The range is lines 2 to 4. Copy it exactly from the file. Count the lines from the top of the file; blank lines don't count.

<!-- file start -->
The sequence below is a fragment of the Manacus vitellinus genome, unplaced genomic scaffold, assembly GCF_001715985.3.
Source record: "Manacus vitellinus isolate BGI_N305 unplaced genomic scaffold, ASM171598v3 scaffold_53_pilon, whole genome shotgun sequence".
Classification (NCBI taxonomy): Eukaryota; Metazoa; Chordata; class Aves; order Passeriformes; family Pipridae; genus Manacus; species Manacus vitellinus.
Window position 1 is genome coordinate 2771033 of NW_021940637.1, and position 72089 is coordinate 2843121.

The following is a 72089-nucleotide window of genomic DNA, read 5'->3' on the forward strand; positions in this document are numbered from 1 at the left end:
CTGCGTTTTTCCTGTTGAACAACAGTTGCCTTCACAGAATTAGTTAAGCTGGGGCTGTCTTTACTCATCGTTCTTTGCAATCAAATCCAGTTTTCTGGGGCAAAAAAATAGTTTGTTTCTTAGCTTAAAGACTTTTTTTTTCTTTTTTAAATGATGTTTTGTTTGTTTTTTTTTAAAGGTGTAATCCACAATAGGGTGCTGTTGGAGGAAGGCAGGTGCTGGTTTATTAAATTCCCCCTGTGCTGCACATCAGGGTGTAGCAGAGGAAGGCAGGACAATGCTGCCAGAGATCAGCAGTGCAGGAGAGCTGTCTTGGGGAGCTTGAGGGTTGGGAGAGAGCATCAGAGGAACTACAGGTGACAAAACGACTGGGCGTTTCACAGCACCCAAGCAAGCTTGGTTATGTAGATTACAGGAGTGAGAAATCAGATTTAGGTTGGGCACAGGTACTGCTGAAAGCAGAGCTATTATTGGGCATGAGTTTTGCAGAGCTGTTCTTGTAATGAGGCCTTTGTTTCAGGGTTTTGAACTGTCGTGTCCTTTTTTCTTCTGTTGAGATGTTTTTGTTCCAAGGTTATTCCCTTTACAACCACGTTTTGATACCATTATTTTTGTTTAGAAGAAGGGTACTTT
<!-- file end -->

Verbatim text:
Source record: "Manacus vitellinus isolate BGI_N305 unplaced genomic scaffold, ASM171598v3 scaffold_53_pilon, whole genome shotgun sequence".
Classification (NCBI taxonomy): Eukaryota; Metazoa; Chordata; class Aves; order Passeriformes; family Pipridae; genus Manacus; species Manacus vitellinus.
Window position 1 is genome coordinate 2771033 of NW_021940637.1, and position 72089 is coordinate 2843121.